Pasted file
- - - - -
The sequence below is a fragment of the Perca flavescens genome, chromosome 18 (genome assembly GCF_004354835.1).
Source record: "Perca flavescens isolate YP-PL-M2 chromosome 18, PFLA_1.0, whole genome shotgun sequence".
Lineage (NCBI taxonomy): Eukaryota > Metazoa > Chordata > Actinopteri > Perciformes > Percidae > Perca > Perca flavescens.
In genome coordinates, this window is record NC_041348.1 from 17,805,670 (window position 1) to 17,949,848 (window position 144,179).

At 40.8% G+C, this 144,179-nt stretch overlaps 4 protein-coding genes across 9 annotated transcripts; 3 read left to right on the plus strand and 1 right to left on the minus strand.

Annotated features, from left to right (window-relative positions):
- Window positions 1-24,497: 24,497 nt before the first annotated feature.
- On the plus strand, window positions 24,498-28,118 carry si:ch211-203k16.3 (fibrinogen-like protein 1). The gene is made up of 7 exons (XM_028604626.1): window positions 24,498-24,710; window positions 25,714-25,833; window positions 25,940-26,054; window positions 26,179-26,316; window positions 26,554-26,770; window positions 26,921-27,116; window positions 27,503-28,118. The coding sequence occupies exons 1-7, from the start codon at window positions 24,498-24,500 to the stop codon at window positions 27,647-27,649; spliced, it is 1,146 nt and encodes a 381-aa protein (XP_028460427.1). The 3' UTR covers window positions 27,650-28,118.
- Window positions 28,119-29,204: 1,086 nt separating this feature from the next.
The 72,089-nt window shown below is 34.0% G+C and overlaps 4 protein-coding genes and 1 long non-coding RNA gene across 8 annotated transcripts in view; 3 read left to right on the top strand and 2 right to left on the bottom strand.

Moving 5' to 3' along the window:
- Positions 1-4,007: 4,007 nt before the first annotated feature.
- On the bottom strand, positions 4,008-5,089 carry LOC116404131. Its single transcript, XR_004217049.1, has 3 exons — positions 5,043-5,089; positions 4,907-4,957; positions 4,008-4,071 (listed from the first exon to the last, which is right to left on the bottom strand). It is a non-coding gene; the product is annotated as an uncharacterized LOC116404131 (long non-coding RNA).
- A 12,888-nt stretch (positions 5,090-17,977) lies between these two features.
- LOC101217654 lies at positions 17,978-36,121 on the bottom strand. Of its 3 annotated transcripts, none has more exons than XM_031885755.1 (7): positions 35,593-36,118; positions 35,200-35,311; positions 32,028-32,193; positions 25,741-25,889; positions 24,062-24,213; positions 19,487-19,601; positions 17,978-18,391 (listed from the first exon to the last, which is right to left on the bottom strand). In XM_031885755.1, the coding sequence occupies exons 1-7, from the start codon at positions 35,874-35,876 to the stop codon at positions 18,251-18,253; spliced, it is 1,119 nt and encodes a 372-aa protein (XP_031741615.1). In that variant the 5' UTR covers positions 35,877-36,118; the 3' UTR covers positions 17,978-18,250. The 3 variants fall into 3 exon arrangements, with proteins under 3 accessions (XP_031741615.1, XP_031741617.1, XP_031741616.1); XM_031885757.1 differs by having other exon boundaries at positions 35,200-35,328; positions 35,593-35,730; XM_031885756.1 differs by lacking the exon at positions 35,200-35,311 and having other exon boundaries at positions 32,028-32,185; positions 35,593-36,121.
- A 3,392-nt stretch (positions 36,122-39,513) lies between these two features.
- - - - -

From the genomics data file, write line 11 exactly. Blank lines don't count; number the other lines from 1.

Moving 5' to 3' along the window: